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Addicted to Oil: Implications for Climate Change Policy

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Author Info

  • Steve Suranovic

    ()
    (Institute for International Economic Policy, George Washington University)

Abstract

This paper applies a behavioral economics model of cigarette addiction to the issue of oil usage and climate change. Both problems involve consumption of a product that causes long-term detrimental effects and for which current reductions in usage induces an adjustment cost. The paper argues that the problem of oil addiction is much more complex than cigarette addiction and thus may be more difficult to resolve. It also suggests that oil addiction, like cigarette addiction, may generate a long period of time in which individuals express sincere desire to convert to clean energy, but do little to accomplish that outcome. Finally the paper uses the model to argue that policies to reduce the present cost of alternative non-carbon energy sources to induce voluntary adjustments in energy usage are likely to be more effective than an approach to emphasize the long term catastrophic effects of climate change coupled with policies to force changes in current energy consumption.

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File URL: http://www.gwu.edu/~iiep/assets/docs/papers/Suranovic_IIEPWP2011-22.pdf
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Bibliographic Info

Paper provided by The George Washington University, Institute for International Economic Policy in its series Working Papers with number 2011-22.

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Length: 35 pages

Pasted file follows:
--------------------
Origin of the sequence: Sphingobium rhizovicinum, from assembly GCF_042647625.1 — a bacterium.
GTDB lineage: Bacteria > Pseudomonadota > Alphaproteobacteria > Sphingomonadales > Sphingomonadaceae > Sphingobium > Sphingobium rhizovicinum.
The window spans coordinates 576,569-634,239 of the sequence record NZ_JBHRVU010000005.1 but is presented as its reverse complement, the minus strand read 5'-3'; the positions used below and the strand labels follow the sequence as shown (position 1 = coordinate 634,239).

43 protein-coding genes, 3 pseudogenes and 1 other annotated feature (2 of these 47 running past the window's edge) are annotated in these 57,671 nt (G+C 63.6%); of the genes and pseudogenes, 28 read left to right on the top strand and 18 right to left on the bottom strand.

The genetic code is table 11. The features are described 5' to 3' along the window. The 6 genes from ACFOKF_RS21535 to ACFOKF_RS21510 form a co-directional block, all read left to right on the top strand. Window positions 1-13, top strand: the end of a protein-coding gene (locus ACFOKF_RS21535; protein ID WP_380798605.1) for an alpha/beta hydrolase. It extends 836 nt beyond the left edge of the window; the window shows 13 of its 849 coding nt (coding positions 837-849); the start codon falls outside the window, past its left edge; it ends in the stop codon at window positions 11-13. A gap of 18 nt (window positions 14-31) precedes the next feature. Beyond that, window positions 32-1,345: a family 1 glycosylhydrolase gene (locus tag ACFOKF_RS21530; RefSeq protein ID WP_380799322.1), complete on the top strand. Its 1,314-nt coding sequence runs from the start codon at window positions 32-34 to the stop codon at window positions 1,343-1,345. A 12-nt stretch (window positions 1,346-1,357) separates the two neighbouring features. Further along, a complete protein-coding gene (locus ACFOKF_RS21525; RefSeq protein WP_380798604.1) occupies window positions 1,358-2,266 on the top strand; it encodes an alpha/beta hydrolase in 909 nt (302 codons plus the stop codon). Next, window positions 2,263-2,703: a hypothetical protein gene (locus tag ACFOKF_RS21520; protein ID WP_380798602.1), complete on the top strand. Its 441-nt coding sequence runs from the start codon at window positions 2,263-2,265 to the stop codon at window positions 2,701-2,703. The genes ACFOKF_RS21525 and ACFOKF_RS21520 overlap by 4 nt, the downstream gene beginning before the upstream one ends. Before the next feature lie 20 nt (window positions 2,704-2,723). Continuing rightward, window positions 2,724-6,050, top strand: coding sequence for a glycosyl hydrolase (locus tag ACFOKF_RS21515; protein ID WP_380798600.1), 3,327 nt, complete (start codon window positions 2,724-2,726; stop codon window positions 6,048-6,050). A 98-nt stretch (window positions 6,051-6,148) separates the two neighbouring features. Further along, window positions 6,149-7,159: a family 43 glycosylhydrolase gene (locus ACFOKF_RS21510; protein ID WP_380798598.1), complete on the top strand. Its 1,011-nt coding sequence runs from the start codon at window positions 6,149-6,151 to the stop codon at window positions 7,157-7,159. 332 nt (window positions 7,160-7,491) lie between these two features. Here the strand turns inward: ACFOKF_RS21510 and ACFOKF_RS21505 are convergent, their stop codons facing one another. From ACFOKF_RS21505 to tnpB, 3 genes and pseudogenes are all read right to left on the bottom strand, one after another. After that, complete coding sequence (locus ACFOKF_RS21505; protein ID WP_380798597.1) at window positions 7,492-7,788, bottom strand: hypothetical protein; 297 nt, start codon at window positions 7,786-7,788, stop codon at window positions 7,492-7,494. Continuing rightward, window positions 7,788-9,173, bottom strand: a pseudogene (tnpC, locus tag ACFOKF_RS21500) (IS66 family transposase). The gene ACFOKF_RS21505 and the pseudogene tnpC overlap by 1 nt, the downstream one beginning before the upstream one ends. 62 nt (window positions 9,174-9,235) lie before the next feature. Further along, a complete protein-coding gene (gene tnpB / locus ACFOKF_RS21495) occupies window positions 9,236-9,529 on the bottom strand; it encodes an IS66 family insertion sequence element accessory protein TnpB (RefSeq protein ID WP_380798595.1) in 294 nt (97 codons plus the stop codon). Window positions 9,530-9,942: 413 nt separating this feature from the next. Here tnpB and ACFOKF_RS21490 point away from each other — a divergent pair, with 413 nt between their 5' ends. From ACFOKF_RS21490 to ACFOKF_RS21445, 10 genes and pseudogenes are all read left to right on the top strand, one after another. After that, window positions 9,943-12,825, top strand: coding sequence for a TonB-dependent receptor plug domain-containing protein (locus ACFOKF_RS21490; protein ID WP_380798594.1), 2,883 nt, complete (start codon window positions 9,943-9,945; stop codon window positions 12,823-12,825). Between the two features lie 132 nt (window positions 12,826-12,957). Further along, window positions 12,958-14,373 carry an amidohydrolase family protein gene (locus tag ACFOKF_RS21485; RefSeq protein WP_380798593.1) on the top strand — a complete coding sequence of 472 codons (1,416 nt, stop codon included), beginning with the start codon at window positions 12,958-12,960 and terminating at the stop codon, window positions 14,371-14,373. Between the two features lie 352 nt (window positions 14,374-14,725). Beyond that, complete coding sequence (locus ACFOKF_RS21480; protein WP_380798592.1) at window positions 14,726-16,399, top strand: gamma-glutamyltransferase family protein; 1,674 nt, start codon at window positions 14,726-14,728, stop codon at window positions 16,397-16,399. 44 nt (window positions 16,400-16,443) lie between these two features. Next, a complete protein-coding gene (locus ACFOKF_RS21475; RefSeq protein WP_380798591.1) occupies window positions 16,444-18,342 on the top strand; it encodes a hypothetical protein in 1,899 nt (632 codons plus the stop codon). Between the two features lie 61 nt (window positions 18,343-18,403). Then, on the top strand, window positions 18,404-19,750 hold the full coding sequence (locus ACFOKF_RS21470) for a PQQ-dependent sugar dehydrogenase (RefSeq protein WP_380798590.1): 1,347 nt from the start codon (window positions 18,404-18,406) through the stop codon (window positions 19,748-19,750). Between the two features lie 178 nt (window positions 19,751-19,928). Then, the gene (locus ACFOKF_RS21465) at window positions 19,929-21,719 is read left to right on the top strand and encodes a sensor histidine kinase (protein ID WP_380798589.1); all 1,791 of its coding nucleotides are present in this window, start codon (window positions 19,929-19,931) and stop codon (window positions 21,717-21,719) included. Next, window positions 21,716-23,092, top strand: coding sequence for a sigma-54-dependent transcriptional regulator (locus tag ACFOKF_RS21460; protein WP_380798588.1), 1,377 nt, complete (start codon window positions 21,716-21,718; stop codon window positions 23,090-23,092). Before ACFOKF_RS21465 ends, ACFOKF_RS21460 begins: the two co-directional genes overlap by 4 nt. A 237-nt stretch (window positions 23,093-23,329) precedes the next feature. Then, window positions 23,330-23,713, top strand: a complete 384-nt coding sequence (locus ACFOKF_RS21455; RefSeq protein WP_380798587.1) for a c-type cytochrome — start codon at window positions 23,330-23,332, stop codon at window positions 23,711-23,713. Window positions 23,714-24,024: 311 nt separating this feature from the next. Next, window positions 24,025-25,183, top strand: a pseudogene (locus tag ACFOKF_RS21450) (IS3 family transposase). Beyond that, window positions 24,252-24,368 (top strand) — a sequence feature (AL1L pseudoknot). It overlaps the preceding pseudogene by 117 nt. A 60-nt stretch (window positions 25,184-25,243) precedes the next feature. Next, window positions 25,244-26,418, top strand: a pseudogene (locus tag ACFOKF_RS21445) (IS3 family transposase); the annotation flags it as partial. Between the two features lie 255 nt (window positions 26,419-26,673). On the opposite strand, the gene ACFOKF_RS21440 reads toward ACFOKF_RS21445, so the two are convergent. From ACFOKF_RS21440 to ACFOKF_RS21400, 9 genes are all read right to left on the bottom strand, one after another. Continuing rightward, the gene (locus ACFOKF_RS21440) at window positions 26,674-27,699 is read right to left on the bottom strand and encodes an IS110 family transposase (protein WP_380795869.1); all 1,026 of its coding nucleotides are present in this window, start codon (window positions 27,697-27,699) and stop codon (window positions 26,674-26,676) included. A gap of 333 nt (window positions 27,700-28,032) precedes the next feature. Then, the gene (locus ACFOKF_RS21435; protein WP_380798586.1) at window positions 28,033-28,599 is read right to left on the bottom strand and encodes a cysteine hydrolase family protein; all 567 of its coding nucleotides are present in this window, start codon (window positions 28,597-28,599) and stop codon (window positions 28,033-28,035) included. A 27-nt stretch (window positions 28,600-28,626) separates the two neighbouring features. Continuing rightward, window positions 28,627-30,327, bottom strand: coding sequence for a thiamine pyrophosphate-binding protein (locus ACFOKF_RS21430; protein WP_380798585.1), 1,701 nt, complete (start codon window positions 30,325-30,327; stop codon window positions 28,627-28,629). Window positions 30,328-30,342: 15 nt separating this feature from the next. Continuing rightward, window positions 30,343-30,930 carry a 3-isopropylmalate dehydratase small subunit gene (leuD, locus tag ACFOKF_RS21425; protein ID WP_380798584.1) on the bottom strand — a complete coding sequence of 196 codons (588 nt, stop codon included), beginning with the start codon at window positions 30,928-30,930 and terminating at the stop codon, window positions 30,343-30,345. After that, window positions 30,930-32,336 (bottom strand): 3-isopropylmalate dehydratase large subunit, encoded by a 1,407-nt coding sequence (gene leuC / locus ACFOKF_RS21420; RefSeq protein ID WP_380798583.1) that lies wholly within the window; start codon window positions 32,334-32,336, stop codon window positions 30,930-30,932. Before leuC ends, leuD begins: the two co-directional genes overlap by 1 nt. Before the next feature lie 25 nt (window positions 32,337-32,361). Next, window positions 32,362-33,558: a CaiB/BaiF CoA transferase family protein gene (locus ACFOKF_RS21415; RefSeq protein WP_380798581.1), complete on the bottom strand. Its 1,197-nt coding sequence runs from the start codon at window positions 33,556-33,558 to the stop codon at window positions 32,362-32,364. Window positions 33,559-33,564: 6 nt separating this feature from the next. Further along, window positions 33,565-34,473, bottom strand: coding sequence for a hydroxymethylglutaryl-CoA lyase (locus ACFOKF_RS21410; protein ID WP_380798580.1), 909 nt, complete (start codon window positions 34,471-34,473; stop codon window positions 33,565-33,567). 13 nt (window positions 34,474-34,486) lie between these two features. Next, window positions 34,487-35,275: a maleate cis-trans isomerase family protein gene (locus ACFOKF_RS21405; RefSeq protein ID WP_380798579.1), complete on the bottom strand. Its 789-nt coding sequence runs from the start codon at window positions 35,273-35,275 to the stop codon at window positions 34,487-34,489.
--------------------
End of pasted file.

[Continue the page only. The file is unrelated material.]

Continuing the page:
Date of creation: Nov 2011
Date of revision:
Handle: RePEc:gwi:wpaper:2011-22

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Web page: http://www.gwu.edu/~iiep/
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Related research

Keywords: Greed; Capitalism; Financial Crisis; Addiction; Climate adaptation;

References

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  1. Dieter Helm, 2008. "Climate-change policy: why has so little been achieved?," Oxford Review of Economic Policy, Oxford University Press, vol. 24(2), pages 211-238, Summer.
  2. Suranovic, Steven M. & Goldfarb, Robert S. & Leonard, Thomas C., 1999. "An economic theory of cigarette addiction," Journal of Health Economics, Elsevier, vol. 18(1), pages 1-29, January.
  3. Pittel, Karen & Rübbelke, Dirk T.G., 2008. "Climate policy and ancillary benefits: A survey and integration into the modelling of international negotiations on climate change," Ecological Economics, Elsevier, vol. 68(1-2), pages 210-220, December.
  4. Bosetti, Valentina & Buchner, Barbara, 2009. "Data Envelopment Analysis of different climate policy scenarios," Ecological Economics, Elsevier, vol. 68(5), pages 1340-1354, March.
  5. Panayotou, Theodore & Sachs, Jeffrey D. & Zwane, Alix Peterson, 2002. "Compensation for "Meaningful Participation" in Climate Change Control: A Modest Proposal and Empirical Analysis," Journal of Environmental Economics and Management, Elsevier, vol. 43(3), pages 437-454, May.
  6. Asheim, Geir B. & Froyn, Camilla Bretteville & Hovi, Jon & Menz, Fredric C., 2006. "Regional versus global cooperation for climate control," Journal of Environmental Economics and Management, Elsevier, vol. 51(1), pages 93-109, January.
  7. Attari, Shahzeen Z. & Schoen, Mary & Davidson, Cliff I. & DeKay, Michael L. & Bruine de Bruin, Wändi & Dawes, Robyn & Small, Mitchell J., 2009. "Preferences for change: Do individuals prefer voluntary actions, soft regulations, or hard regulations to decrease fossil fuel consumption?," Ecological Economics, Elsevier, vol. 68(6), pages 1701-1710, April.
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